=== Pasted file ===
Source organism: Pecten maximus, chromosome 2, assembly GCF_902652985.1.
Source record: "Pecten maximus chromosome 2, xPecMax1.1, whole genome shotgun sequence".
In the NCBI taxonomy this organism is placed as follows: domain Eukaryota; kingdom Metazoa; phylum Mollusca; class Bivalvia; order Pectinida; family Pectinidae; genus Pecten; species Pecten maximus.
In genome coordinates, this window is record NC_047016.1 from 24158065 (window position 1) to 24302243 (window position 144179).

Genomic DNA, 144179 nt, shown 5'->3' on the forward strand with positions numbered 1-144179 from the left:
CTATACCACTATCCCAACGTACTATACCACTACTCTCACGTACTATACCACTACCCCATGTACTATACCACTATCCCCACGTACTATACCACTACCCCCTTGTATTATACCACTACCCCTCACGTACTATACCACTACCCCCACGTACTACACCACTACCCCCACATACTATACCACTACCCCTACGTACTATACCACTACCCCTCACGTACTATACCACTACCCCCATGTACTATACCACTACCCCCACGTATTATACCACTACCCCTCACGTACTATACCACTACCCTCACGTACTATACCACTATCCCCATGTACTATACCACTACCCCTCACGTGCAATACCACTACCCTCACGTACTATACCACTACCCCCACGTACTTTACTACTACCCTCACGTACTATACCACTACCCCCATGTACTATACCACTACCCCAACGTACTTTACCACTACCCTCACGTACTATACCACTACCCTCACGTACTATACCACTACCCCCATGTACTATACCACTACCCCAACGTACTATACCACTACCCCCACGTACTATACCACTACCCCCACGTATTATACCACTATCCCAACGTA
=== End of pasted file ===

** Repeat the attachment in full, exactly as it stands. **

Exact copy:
Source organism: Pecten maximus, chromosome 2, assembly GCF_902652985.1.
Source record: "Pecten maximus chromosome 2, xPecMax1.1, whole genome shotgun sequence".
In the NCBI taxonomy this organism is placed as follows: domain Eukaryota; kingdom Metazoa; phylum Mollusca; class Bivalvia; order Pectinida; family Pectinidae; genus Pecten; species Pecten maximus.
In genome coordinates, this window is record NC_047016.1 from 24158065 (window position 1) to 24302243 (window position 144179).

Genomic DNA, 144179 nt, shown 5'->3' on the forward strand with positions numbered 1-144179 from the left:
CTATACCACTATCCCAACGTACTATACCACTACTCTCACGTACTATACCACTACCCCATGTACTATACCACTATCCCCACGTACTATACCACTACCCCCTTGTATTATACCACTACCCCTCACGTACTATACCACTACCCCCACGTACTACACCACTACCCCCACATACTATACCACTACCCCTACGTACTATACCACTACCCCTCACGTACTATACCACTACCCCCATGTACTATACCACTACCCCCACGTATTATACCACTACCCCTCACGTACTATACCACTACCCTCACGTACTATACCACTATCCCCATGTACTATACCACTACCCCTCACGTGCAATACCACTACCCTCACGTACTATACCACTACCCCCACGTACTTTACTACTACCCTCACGTACTATACCACTACCCCCATGTACTATACCACTACCCCAACGTACTTTACCACTACCCTCACGTACTATACCACTACCCTCACGTACTATACCACTACCCCCATGTACTATACCACTACCCCAACGTACTATACCACTACCCCCACGTACTATACCACTACCCCCACGTATTATACCACTATCCCAACGTA